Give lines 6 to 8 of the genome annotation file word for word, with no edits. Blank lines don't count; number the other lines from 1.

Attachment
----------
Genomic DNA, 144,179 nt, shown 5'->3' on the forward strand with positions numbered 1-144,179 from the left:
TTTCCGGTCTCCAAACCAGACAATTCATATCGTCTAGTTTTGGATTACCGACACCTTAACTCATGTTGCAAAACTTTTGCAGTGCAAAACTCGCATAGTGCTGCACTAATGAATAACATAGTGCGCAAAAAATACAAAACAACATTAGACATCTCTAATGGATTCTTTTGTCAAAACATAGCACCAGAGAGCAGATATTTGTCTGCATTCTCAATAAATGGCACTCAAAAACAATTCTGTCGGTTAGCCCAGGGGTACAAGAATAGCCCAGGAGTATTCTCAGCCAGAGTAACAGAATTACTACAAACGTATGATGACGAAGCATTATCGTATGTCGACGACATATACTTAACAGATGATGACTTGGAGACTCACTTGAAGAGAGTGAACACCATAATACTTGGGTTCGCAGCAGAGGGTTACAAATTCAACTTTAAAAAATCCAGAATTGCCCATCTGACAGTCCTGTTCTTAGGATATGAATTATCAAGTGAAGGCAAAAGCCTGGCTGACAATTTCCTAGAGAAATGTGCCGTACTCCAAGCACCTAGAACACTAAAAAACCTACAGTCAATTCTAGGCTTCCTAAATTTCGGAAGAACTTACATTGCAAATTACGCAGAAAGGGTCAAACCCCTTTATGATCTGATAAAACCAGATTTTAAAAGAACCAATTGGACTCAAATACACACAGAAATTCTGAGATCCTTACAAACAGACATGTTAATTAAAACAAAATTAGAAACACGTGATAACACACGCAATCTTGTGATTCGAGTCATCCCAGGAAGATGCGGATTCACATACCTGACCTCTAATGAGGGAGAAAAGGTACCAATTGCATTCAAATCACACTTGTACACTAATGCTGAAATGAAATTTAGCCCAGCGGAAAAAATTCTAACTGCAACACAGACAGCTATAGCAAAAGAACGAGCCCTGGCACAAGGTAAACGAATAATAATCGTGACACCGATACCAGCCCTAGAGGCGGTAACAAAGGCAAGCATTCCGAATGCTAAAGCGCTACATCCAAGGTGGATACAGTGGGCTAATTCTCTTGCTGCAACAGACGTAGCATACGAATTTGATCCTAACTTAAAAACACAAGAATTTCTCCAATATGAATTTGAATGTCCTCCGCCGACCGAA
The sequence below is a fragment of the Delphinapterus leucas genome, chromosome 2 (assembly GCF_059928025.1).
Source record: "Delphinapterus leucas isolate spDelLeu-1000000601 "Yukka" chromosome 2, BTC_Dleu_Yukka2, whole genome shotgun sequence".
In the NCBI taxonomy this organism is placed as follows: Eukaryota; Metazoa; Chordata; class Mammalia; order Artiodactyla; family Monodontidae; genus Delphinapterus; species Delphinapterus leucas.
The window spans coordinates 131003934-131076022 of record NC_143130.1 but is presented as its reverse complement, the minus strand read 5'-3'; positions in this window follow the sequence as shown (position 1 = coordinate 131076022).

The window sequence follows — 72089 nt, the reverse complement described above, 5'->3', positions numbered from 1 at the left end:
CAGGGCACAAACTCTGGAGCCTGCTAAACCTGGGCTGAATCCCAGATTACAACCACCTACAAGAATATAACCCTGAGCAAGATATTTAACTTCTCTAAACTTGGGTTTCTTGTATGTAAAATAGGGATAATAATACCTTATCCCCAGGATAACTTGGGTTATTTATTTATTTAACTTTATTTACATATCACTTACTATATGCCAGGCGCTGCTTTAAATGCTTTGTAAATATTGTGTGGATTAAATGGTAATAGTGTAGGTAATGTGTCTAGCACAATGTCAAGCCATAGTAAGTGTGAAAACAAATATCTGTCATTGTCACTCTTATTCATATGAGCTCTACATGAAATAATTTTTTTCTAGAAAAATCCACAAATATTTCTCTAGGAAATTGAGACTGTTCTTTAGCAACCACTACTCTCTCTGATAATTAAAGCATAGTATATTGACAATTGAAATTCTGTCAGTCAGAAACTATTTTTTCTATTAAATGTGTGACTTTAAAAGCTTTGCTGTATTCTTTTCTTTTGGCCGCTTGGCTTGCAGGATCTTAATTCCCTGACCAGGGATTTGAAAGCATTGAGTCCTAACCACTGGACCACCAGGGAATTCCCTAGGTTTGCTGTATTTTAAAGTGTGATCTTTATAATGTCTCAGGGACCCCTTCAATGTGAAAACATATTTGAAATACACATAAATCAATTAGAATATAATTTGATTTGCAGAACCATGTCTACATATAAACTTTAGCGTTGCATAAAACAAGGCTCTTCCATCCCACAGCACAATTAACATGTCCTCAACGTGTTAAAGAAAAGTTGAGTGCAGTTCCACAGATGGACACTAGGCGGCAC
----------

The window spans coordinates 131003934-131076022 of record NC_143130.1 but is presented as its reverse complement, the minus strand read 5'-3'; positions in this window follow the sequence as shown (position 1 = coordinate 131076022).

The window sequence follows — 72089 nt, the reverse complement described above, 5'->3', positions numbered from 1 at the left end:
CAGGGCACAAACTCTGGAGCCTGCTAAACCTGGGCTGAATCCCAGATTACAACCACCTACAAGAATATAACCCTGAGCAAGATATTTAACTTCTCTAAACTTGGGTTTCTTGTATGTAAAATAGGGATAATAATACCTTATCCCCAGGATAACTTGGGTTATTTATTTATTTAACTTTATTTACATATCACTTACTATATGCCAGGCGCTGCTTTAAATGCTTTGTAAATATTGTGTGGATTAAATGGTAATAGTGTAGGTAATGTGTCTAGCACAATGTCAAGCCATAGTAAGTGTGAAAACAAATATCTGTCATTGTCACTCTTATTCATATGAGCTCTACATGAAATAATTTTTTTCTAGAAAAATCCACAAATATTTCTCTAGGAAATTGAGACTGTTCTTTAGCAACCACTACTCTCTCTGATAATTAAAGCATAGTATATTGACAATTGAAATTCTGTCAGTCAGAAACTATTTTTTCTATTAAATGTGTGACTTTAAAAGCTTTGCTGTATTCTTTTCTTTTGGCCGCTTGGCTTGCAGGATCTTAATTCCCTGACCAGGGATTTGAAAGCATTGAGTCCTAACCACTGGACCACCAGGGAATTCCCTAGGTTTGCTGTATTTTAAAGTGTGATCTTTATAATGTCTCAGGGACCCCTTCAATGTGAAAACATATTTGAAATACACATAAATCAATTAGAATATAATTTGATTTGCAGAACCATGTCTACATATAAACTTTAGCGTTGCATAAAACAAGGCTCTTCCATCCCACAGCACAATTAACATGTCCTCAACGTGTTAAAGAAAAGTTGAGTGCAGTTCCACAGATGGACACTAGGCGGCAC